Let kids discover Great Lakes facts with a short, collaborative research project. First, put kids in groups of five. Second, ask each student to investigate one lake. Third, combine the pages into a booklet. As a culmination, compare, contrast, and do some graphing!
Ms. Sneed Teaches Great Lakes Facts
Our favorite fourth grade teacher, Ms. Sneed, stood in front of her class. “Today,” she said, “We’ll continue with our Great Lakes activities. You’ll do a quick Great Lakes research project. Each of you will receive a template for recording facts about one lake.”
Using Credible Sources
As she distributed the pages, she continued talking. “I’ve sent three links to you. The first, About the Lakes, comes from the Great Lakes Commission. The second, About Our Great Lakes, was created by GLERL, or the Great Lakes Environmental Research Laboratory. And the third, Physical Features of the Great Lakes, was created by the EPA, or Environmental Protection Agency.”
She stopped for a minute and posed a question: “How do we know these sites are credible?”
One student tentatively raised his hand. “Well, all of the sources seem like science or government agencies.”
Ms. Sneed nodded and acknowledged another student, whose hand was also up. “Additionally,” the child said, ” they’re not media sites or blogs. In other words, we’re probably not just getting someone’s opinion.”
“Great,” said Ms. Sneed. “You’re right. These sites offer the facts, and nothing but the facts. That’s what you need when you conduct research.”
Conducting Great Lakes Facts Research
As the teacher finished handing out the pages, her students began to chatter about the assignment.
“Look! I got Lake Superior!”
“And I got Michigan!”
Ms. Sneed smiled. “I like to see your enthusiasm,” she said. “Now let’s get started.” Without further ado, the students opened their Chromebooks and got down to business.
The following day, Ms. Sneed places her students in groups of five. “As you will notice, each of you researched a different lake. At the end of this project, we’ll put them all together in one booklet.”
Comparing Facts About the Great Lakes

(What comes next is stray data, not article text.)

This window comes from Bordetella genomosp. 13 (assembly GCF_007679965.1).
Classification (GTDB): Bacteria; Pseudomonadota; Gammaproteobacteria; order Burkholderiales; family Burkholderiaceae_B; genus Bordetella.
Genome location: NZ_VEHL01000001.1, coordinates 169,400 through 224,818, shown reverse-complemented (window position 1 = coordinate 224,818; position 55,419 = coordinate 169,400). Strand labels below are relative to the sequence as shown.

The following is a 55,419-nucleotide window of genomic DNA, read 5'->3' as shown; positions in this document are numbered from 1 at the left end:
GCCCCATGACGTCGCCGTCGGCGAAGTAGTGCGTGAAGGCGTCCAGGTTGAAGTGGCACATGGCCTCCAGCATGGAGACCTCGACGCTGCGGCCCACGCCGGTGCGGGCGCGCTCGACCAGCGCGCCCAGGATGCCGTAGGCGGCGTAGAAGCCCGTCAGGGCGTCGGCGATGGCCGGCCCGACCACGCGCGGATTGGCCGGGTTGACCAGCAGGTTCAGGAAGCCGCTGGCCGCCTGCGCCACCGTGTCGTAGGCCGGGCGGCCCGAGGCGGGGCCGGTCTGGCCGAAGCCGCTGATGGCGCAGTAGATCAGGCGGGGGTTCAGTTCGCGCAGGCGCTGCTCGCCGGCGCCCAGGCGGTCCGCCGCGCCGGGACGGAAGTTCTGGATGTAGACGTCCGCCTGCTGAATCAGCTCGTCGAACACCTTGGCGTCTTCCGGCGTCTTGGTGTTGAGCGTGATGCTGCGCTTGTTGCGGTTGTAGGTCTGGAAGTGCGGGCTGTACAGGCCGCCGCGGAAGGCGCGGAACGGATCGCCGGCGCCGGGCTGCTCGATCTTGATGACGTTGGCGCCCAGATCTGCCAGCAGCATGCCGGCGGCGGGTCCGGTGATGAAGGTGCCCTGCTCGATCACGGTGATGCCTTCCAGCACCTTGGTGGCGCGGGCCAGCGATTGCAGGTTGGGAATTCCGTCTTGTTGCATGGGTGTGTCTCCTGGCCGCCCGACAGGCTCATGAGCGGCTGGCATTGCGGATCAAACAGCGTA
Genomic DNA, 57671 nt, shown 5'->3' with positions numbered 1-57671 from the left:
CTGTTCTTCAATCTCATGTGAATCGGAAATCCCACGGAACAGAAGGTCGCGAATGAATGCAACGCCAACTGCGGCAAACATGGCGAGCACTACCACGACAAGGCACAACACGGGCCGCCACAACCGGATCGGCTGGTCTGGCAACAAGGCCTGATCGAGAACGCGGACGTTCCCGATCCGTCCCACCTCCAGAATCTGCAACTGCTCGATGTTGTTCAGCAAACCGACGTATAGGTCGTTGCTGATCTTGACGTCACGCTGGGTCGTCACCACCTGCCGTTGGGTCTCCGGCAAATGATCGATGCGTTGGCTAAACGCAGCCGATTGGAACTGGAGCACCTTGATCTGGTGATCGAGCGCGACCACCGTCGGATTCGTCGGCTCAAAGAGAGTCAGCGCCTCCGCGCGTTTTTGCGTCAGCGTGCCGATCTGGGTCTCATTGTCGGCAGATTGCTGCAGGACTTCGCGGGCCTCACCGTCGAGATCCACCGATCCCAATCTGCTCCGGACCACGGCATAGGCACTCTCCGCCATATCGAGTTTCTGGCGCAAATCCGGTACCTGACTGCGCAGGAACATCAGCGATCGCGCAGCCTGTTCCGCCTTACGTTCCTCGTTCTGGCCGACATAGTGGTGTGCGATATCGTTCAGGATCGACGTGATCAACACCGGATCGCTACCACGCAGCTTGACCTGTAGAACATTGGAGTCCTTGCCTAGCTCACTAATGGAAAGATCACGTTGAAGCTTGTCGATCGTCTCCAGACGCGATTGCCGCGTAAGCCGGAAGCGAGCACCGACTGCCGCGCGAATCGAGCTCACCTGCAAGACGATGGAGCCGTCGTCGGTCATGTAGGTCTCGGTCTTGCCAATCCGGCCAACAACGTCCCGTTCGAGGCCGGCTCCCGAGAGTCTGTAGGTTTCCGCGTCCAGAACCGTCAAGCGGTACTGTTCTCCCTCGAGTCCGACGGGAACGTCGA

The teacher began distributing two more pages. “Today, however, you each create two graphs. First, you’ll graph volumes of the lakes. Second, you’ll graph average depths. As members of your group share their facts, you’ll color the bars.
“I’d like you to take a closer look at the depths graph. Notice how it has sea level, or zero feet, at the top. Furthermore, the numbers go down. When you finish this graph, you’ll have a visual of how deep the water is in each lake.”
The students could tell that Ms. Sneed was just about finished talking. With that in mind, they began rummaging around in their desks for crayons and colored pencils. “I see you’re chomping at the bit to get started,” their teacher said. “Go ahead!”
As Ms. Sneed circulated, she corrected a few misconceptions about bar graphs. “These graphs have bars, not lines,” she explained. “Color the entire space up to the volume. Here, it helps to draw a line across before coloring.”
Labeling the Great Lakes
The next day, Ms. Sneed distributed another page. “Since you are studying for your Great Lakes geography quiz, I’m giving you one more blank page for practice. It goes with the labeled page you already have.”
She picked up one more set of papers. “I’ll also give each group one of these cover pages. You can then staple your collaborative booklet together. After that, we’ll hang them over here.” She pointed to an empty bulletin board.
Soon students brought their booklets to her, and she stapled them onto the board. She clapped her hands and called the kids to attention. “Now it’s time to get out our Great Lakes novel, Paddle-to-the-Sea.”
As her students pulled out their books, that small teacher smile spread across her face. Ms. Sneed loved it when all the pieces of instruction fit together. It made her enjoy teaching so much more.